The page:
SFB Transregio 154
Mathematical Modelling, Simulation and Optimization using the example of Gas Networks
- Enrique Zuazua, Martin Gugat, Michael Schuster, Nicola De Nitti, Lukas Wolff, Martín Hernández
- Supported by DFG
- Duration: 2018 – now
Subprojects where our team are members are working at:
- C03: Nodal control and the turnpike phenomenon
- C05: Observer-based data assimilation for time dependent ows on gas networks C08: Random
- Batch Methods for Optimal Control of Network Dynamics (2018-2021) Uncertainty (2018-2021)
SFB TRR154 Transregio – Mathematical modelling, simulation and optimization using the example of gas networks is focused to provide certified novel answers to these grand challenges, based on mathematical modeling, simulation and optimization. Given the amount of data and the potential of stochastic effects, this is a formidable task all by itself, regardless from the actual process of distributing the proper amount of gas with the required quality to the customer.
In order to achieve this goal new paradigms in the integration of these disciplines and in particular in the interplay between integer and nonlinear programming in the context of stochastic data have to be established and brought to bear. Clearly, without a specified underlying structure of the problems to face, such a breakthrough is rather unlikely. Thus, the particular network structure, the given hierarchical hybrid modeling in terms of switching algebraic, ordinary and partial differential-algebraic equations of hyperbolic type that is present in gas network transportation systems gives rise to the confidence that the challenges can be met by the team of the proposed Transregio-CRC.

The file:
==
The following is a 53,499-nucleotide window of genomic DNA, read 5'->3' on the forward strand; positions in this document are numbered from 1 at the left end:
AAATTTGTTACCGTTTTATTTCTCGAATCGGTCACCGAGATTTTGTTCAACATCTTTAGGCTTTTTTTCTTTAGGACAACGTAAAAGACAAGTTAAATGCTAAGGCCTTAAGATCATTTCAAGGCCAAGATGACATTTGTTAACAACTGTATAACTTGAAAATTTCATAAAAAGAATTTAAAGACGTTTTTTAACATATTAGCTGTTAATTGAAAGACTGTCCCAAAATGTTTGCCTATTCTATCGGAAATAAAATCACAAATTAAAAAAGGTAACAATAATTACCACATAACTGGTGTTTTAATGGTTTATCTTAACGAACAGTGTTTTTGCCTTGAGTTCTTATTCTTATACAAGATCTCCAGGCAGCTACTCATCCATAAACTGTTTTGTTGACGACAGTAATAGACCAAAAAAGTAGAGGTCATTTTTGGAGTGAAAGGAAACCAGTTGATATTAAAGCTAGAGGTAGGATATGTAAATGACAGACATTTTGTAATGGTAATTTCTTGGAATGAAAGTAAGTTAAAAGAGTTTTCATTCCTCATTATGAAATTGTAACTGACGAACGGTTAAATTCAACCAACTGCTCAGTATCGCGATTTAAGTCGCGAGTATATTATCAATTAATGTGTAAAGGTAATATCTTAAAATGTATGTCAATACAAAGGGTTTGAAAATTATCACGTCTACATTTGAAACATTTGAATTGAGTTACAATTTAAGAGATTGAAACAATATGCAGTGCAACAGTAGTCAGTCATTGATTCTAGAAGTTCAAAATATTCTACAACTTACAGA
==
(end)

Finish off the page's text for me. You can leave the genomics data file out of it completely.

TRR154 subprojects where we are at
From our team, Enrique Zuazua, Martin Gugat, Michael Schuster and Lukas Wolff are actively involved to the TRR154 through the following current subprojects (Phase 2):
C03: Nodal control and the turnpike phenomenon
Turnpike results provide connections between the solutions of transient and the corresponding stationary optimal control problems that are often used as models in the control of gas transport networks. In this way turnpike
results give a theoretical foundation for the approximation of transient optimal controls by the solutions of stationary optimal control problems that have a simpler structure. Turnpike studies can also be considered as
investigations of the structure of the transient optimal controls. In the best case the stationary optimal controls approximate the transient optimal controls exponentially fast.
C05: Observer-based data assimilation for time dependent flows on gas networks
This project studies data assimilation methods for models of compressible flows in gas networks. The basic idea of data assimilation is to include measurement data into simulations during runtime in order to make their results
more precise and more reliable. This can be achieved by augmenting the original model equations with control terms at nodes and on pipes that steer the solutions towards the measured data. This gives rise to a new system
called “observer”. This project is going to explore how much data is needed so that convergence of the observer towards the solution of the original system can be guaranteed, how fast this convergence is and how measurement
errors affect the solution.
C08: Random Batch Methods for Optimal Control of Network Dynamics
This Subproject, led by Falk Hante (Humboldt-Universität zu Berlin) and Enrique Zuazua (FAU Erlangen-Nürnberg) focuses on hyperbolic and parabolic dynamics on networks and random batch methods for control. The aim is to restrict
the overall network dynamics to subgraphs as a random batch for the computation of a stochastic gradient descent direction. We aim to develop a convergence theory and develop control methodologies of gas networks employing
techniques of model predictive control. This approach can then readily be extended to incorporate uncertainties in the model by adapting concepts from the theory of simultaneous control of parameter-dependent systems.
We analyze the (stationary and transient) gas transport with uncertain boundary data. This leads to optimization problems with probabilistic constraints. Our main methods to work with probabilistic constrained optimization
problems are the spheric-radial decomposition and kernel-density estimation.